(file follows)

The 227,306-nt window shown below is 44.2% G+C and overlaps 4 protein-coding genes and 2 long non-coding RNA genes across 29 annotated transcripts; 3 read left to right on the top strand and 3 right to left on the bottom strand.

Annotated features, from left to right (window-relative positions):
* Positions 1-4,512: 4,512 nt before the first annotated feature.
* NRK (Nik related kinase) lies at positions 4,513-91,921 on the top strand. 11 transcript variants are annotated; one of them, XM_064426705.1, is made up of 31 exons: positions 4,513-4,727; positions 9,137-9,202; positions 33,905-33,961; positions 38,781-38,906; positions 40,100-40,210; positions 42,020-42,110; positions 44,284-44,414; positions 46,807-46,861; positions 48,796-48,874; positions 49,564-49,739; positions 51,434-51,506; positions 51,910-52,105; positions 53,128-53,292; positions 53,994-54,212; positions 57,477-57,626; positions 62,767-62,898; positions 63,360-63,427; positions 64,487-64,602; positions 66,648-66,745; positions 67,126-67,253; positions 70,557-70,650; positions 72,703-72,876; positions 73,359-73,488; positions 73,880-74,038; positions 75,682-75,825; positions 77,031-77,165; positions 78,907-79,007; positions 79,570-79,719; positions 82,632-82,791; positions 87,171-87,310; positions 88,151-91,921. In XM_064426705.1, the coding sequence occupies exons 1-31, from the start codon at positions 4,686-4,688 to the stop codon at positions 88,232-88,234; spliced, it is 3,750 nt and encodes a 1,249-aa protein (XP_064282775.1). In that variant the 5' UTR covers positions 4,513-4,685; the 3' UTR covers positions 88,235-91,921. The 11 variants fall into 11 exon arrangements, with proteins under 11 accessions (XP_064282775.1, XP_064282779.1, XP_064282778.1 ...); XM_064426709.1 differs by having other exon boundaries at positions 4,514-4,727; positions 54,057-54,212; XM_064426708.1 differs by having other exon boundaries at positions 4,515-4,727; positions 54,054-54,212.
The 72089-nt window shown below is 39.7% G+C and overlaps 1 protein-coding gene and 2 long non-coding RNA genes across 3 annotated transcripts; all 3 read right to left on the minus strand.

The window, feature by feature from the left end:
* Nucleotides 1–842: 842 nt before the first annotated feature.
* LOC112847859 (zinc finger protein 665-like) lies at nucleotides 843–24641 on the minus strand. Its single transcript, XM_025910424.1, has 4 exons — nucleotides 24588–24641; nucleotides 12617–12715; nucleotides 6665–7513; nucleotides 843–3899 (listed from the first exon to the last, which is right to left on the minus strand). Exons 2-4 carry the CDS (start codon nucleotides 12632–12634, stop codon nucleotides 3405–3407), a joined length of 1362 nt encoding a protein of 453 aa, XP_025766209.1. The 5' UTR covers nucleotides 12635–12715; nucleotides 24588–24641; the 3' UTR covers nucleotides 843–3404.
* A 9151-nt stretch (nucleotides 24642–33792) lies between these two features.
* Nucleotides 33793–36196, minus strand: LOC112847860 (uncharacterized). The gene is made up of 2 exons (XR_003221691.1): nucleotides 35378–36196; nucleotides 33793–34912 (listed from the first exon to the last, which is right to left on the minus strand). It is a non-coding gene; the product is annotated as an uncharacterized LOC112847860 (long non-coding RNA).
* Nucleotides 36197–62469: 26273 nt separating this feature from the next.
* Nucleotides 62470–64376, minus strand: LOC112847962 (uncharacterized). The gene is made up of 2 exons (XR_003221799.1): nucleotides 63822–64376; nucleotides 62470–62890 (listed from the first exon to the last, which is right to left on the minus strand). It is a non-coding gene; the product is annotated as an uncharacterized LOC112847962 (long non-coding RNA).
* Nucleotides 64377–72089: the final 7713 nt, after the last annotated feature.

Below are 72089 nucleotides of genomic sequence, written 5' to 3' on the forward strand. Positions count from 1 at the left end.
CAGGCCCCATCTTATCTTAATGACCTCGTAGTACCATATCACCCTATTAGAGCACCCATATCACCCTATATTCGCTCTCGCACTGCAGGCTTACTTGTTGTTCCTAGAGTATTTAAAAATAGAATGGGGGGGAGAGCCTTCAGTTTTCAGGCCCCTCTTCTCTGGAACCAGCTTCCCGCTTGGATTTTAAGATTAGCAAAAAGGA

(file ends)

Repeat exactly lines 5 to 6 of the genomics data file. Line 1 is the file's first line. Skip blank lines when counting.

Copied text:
The 72089-nt window shown below is 39.7% G+C and overlaps 1 protein-coding gene and 2 long non-coding RNA genes across 3 annotated transcripts; all 3 read right to left on the minus strand.

The window, feature by feature from the left end: